Everyday, we look at dozens of websites. The structure of these websites is defined in HTML, the lingua franca for publishing information on the web. Your browser's job is to render the HTML according to the specs (most of the time, at least). You can look at the code behind any website by selecting the "View source" tab somewhere in your browser's menu.
HTML consists of so-called tags, like the A tag for links, IMG tag for images and so on. Since tags are nested in other tags, they are arranged in a hierarchical manner, and that hierarchy can be represented as a graph. I've written a little app that visualizes such a graph, and here are some screenshots of websites that I often look at.
I've used some color to indicate the most used tags in the following way:
blue: for links (the A tag)
red: for tables (TABLE, TR and TD tags)
green: for the DIV tag
violet: for images (the IMG tag)
yellow: for forms (FORM, INPUT, TEXTAREA, SELECT and OPTION tags)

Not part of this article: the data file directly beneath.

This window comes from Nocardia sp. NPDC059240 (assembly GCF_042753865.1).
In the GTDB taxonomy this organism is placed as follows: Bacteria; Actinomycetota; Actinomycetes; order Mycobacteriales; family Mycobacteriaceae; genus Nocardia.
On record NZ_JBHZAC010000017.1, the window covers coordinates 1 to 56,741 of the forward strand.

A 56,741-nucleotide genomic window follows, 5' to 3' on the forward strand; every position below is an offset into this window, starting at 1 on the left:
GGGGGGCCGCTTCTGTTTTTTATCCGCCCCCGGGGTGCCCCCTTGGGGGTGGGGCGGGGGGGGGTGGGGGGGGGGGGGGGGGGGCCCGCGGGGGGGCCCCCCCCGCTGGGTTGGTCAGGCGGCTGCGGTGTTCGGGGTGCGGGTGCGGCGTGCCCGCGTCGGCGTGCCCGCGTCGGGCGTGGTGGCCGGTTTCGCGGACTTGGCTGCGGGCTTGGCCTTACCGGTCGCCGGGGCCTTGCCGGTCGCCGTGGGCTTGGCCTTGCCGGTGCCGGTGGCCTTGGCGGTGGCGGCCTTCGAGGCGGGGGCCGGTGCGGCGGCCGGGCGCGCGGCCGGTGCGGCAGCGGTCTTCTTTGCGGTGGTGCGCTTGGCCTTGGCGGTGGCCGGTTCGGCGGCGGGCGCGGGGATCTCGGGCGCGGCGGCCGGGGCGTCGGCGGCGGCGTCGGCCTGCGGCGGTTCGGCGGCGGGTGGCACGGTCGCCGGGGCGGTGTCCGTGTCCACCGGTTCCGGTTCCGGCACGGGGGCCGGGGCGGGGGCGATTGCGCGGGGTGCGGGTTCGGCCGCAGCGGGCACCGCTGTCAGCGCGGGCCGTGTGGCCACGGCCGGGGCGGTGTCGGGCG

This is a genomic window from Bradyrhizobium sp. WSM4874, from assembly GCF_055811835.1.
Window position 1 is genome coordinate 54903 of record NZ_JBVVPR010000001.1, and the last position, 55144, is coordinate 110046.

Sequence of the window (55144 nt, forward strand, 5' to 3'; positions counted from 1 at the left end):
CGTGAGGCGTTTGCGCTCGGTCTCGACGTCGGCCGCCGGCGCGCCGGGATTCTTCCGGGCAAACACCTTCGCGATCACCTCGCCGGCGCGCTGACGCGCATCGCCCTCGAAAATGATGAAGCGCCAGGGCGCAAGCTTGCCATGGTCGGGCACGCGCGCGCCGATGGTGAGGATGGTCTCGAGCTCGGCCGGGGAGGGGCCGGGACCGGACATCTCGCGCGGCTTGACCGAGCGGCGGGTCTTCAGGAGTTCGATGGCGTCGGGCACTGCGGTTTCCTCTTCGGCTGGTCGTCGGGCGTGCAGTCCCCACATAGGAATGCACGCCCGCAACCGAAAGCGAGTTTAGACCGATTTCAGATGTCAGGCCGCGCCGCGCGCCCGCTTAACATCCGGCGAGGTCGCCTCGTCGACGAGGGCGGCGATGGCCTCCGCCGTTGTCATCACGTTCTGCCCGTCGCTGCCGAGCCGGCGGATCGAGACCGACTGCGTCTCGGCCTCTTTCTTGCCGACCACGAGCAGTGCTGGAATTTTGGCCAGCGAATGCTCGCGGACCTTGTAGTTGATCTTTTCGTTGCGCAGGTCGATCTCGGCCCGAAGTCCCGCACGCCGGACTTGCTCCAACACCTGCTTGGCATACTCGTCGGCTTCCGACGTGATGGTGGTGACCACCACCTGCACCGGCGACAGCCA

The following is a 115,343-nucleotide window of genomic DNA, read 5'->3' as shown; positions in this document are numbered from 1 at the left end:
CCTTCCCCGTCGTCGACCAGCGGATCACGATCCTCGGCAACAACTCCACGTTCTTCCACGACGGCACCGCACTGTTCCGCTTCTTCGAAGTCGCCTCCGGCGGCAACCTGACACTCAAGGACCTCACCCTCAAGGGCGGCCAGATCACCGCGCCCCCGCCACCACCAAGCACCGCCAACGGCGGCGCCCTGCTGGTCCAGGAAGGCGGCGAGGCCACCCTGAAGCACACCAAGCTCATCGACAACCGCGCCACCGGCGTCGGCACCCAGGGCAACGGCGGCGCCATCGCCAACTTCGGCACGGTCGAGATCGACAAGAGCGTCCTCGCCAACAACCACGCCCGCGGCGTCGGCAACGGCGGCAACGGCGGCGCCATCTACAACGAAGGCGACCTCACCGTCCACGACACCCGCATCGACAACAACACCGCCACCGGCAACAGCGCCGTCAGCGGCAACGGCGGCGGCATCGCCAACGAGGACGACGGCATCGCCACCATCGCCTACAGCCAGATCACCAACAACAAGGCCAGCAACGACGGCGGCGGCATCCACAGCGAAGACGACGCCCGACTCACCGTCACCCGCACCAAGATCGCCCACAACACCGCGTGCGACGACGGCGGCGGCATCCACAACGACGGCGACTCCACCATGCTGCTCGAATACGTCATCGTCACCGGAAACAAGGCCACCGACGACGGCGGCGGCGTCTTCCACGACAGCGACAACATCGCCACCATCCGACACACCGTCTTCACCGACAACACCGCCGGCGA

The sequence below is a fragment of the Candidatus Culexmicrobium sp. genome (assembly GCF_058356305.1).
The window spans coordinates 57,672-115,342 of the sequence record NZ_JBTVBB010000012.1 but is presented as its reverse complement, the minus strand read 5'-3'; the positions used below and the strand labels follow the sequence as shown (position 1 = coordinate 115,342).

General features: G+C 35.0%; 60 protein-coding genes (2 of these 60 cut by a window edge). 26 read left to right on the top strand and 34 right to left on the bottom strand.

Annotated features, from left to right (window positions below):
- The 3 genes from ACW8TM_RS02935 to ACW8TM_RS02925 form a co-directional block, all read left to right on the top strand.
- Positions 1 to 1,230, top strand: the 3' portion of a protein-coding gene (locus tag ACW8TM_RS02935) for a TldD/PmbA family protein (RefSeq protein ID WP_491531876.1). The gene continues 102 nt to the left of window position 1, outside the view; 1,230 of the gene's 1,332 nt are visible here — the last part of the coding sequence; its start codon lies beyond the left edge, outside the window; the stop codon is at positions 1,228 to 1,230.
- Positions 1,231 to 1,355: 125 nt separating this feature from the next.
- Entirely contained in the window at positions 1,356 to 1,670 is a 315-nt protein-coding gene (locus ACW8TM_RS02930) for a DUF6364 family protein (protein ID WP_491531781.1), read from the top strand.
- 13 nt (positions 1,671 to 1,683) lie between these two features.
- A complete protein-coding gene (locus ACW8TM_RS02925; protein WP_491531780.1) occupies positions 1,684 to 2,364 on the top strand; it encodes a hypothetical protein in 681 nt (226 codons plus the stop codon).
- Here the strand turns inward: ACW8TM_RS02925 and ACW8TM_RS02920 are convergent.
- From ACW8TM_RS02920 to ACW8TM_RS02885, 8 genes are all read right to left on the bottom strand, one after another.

orange: for linebreaks and blockquotes (BR, P, and BLOCKQUOTE tags)
black: the HTML tag, the root node
gray: all other tags
I've put a few of my sites through this little applet, and come up with the following neat little graphs.
This is the graph for The Kitchen. I have an awful lot of links and buttons on the site, which has grown up quite organically anyway. The cluster of orange tags at the bottom represents, I think, my posts.
The graph for my Devil's Kitchen Design site. It's nice and clean: the blue cluster at the bottom represents the menu.
The graph for my brother's solo site, Gronk. It would be difficult to get much simpler than this one.
The graph for the Triptych Media site. The cluster up to the right, again, represents the menu: the orange cluster at the bottom left is the main text of the page. As you can see, the whole thing is held together by DIV tags.
I'm not quite sure what we should take from these little maps, but they are quite beautiful anyway...